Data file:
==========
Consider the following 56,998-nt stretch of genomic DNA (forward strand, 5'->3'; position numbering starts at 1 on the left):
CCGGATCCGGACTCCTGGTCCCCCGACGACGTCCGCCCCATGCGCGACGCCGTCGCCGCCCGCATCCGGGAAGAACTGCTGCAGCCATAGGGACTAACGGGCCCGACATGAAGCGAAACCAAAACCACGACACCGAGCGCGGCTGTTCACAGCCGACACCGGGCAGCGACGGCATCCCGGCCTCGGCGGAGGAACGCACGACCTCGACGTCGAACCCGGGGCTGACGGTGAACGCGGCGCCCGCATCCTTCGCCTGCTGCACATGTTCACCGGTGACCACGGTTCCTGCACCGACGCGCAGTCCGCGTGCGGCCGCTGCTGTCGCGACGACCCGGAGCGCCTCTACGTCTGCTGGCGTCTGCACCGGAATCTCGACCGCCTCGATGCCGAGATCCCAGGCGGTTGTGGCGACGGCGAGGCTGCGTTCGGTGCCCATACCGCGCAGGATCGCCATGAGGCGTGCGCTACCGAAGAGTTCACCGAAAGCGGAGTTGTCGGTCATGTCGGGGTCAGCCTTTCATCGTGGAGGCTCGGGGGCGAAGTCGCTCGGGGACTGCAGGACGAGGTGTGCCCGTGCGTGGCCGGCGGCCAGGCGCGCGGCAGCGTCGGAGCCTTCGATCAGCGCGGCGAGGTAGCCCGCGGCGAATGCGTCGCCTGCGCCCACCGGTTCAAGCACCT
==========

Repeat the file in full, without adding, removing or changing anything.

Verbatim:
Consider the following 56,998-nt stretch of genomic DNA (forward strand, 5'->3'; position numbering starts at 1 on the left):
CCGGATCCGGACTCCTGGTCCCCCGACGACGTCCGCCCCATGCGCGACGCCGTCGCCGCCCGCATCCGGGAAGAACTGCTGCAGCCATAGGGACTAACGGGCCCGACATGAAGCGAAACCAAAACCACGACACCGAGCGCGGCTGTTCACAGCCGACACCGGGCAGCGACGGCATCCCGGCCTCGGCGGAGGAACGCACGACCTCGACGTCGAACCCGGGGCTGACGGTGAACGCGGCGCCCGCATCCTTCGCCTGCTGCACATGTTCACCGGTGACCACGGTTCCTGCACCGACGCGCAGTCCGCGTGCGGCCGCTGCTGTCGCGACGACCCGGAGCGCCTCTACGTCTGCTGGCGTCTGCACCGGAATCTCGACCGCCTCGATGCCGAGATCCCAGGCGGTTGTGGCGACGGCGAGGCTGCGTTCGGTGCCCATACCGCGCAGGATCGCCATGAGGCGTGCGCTACCGAAGAGTTCACCGAAAGCGGAGTTGTCGGTCATGTCGGGGTCAGCCTTTCATCGTGGAGGCTCGGGGGCGAAGTCGCTCGGGGACTGCAGGACGAGGTGTGCCCGTGCGTGGCCGGCGGCCAGGCGCGCGGCAGCGTCGGAGCCTTCGATCAGCGCGGCGAGGTAGCCCGCGGCGAATGCGTCGCCTGCGCCCACCGGTTCAAGCACCT